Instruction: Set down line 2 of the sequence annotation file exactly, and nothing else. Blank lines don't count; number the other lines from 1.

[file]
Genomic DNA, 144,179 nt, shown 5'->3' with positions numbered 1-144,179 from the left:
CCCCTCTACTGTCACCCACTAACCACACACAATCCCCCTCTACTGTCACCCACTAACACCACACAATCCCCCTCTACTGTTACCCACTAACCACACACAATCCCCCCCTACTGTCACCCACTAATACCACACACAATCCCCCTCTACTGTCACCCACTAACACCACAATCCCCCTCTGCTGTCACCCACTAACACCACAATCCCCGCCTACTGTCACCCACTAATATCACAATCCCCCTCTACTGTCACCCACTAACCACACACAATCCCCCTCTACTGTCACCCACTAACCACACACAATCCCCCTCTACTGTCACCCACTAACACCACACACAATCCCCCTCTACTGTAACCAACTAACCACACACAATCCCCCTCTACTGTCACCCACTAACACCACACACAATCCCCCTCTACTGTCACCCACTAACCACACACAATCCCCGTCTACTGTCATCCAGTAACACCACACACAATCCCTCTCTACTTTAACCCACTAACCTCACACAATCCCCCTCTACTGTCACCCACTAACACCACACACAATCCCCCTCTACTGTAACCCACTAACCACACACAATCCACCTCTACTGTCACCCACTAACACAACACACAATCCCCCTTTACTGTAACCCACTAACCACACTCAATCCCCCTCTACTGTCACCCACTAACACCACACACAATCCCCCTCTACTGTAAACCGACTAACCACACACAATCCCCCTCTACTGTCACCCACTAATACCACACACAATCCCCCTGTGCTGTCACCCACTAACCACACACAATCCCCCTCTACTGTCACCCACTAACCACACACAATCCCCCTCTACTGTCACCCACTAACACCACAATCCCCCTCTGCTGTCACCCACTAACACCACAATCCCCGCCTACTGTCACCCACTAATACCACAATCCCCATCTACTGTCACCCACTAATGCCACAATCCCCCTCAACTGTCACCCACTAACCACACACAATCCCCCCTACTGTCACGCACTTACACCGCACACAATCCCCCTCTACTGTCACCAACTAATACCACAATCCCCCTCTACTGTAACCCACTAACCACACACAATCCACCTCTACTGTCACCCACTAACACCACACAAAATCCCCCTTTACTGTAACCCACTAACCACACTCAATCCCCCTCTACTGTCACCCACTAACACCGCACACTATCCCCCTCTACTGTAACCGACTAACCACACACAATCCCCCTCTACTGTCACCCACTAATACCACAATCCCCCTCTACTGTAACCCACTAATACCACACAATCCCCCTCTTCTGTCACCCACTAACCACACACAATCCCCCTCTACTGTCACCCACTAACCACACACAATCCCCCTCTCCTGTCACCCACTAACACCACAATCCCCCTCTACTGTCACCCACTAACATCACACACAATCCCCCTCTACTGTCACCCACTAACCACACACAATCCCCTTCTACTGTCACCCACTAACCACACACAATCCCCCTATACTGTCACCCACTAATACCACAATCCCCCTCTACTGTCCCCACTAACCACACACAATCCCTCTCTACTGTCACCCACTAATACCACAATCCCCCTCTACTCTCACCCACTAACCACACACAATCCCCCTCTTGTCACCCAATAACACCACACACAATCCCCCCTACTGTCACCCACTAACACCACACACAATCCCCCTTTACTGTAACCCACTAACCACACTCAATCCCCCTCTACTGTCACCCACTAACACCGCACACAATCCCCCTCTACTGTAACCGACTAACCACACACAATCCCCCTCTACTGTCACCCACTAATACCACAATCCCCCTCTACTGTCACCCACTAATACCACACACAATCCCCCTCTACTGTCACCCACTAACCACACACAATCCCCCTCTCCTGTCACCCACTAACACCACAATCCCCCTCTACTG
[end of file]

CCCCTCTACTGTCACCCACTAACCACACACAATCCCCCTCTACTGTCACCCACTAACACCACACAATCCCCCTCTACTGTTACCCACTAACCACACACAATCCCCCCCTACTGTCACCCACTAATACCACACACAATCCCCCTCTACTGTCACCCACTAACACCACAATCCCCCTCTGCTGTCACCCACTAACACCACAATCCCCGCCTACTGTCACCCACTAATATCACAATCCCCCTCTACTGTCACCCACTAACCACACACAATCCCCCTCTACTGTCACCCACTAACCACACACAATCCCCCTCTACTGTCACCCACTAACACCACACACAATCCCCCTCTACTGTAACCAACTAACCACACACAATCCCCCTCTACTGTCACCCACTAACACCACACACAATCCCCCTCTACTGTCACCCACTAACCACACACAATCCCCGTCTACTGTCATCCAGTAACACCACACACAATCCCTCTCTACTTTAACCCACTAACCTCACACAATCCCCCTCTACTGTCACCCACTAACACCACACACAATCCCCCTCTACTGTAACCCACTAACCACACACAATCCACCTCTACTGTCACCCACTAACACAACACACAATCCCCCTTTACTGTAACCCACTAACCACACTCAATCCCCCTCTACTGTCACCCACTAACACCACACACAATCCCCCTCTACTGTAAACCGACTAACCACACACAATCCCCCTCTACTGTCACCCACTAATACCACACACAATCCCCCTGTGCTGTCACCCACTAACCACACACAATCCCCCTCTACTGTCACCCACTAACCACACACAATCCCCCTCTACTGTCACCCACTAACACCACAATCCCCCTCTGCTGTCACCCACTAACACCACAATCCCCGCCTACTGTCACCCACTAATACCACAATCCCCATCTACTGTCACCCACTAATGCCACAATCCCCCTCAACTGTCACCCACTAACCACACACAATCCCCCCTACTGTCACGCACTTACACCGCACACAATCCCCCTCTACTGTCACCAACTAATACCACAATCCCCCTCTACTGTAACCCACTAACCACACACAATCCACCTCTACTGTCACCCACTAACACCACACAAAATCCCCCTTTACTGTAACCCACTAACCACACTCAATCCCCCTCTACTGTCACCCACTAACACCGCACACTATCCCCCTCTACTGTAACCGACTAACCACACACAATCCCCCTCTACTGTCACCCACTAATACCACAATCCCCCTCTACTGTAACCCACTAATACCACACAATCCCCCTCTTCTGTCACCCACTAACCACACACAATCCCCCTCTACTGTCACCCACTAACCACACACAATCCCCCTCTCCTGTCACCCACTAACACCACAATCCCCCTCTACTGTCACCCACTAACATCACACACAATCCCCCTCTACTGTCACCCACTAACCACACACAATCCCCTTCTACTGTCACCCACTAACCACACACAATCCCCCTATACTGTCACCCACTAATACCACAATCCCCCTCTACTGTCCCCACTAACCACACACAATCCCTCTCTACTGTCACCCACTAATACCACAATCCCCCTCTACTCTCACCCACTAACCACACACAATCCCCCTCTTGTCACCCAATAACACCACACACAATCCCCCCTACTGTCACCCACTAACACCACACACAATCCCCCTTTACTGTAACCCACTAACCACACTCAATCCCCCTCTACTGTCACCCACTAACACCGCACACAATCCCCCTCTACTGTAACCGACTAACCACACACAATCCCCCTCTACTGTCACCCACTAATACCACAATCCCCCTCTACTGTCACCCACTAATACCACACACAATCCCCCTCTACTGTCACCCACTAACCACACACAATCCCCCTCTCCTGTCACCCACTAACACCACAATCCCCCTCTACTG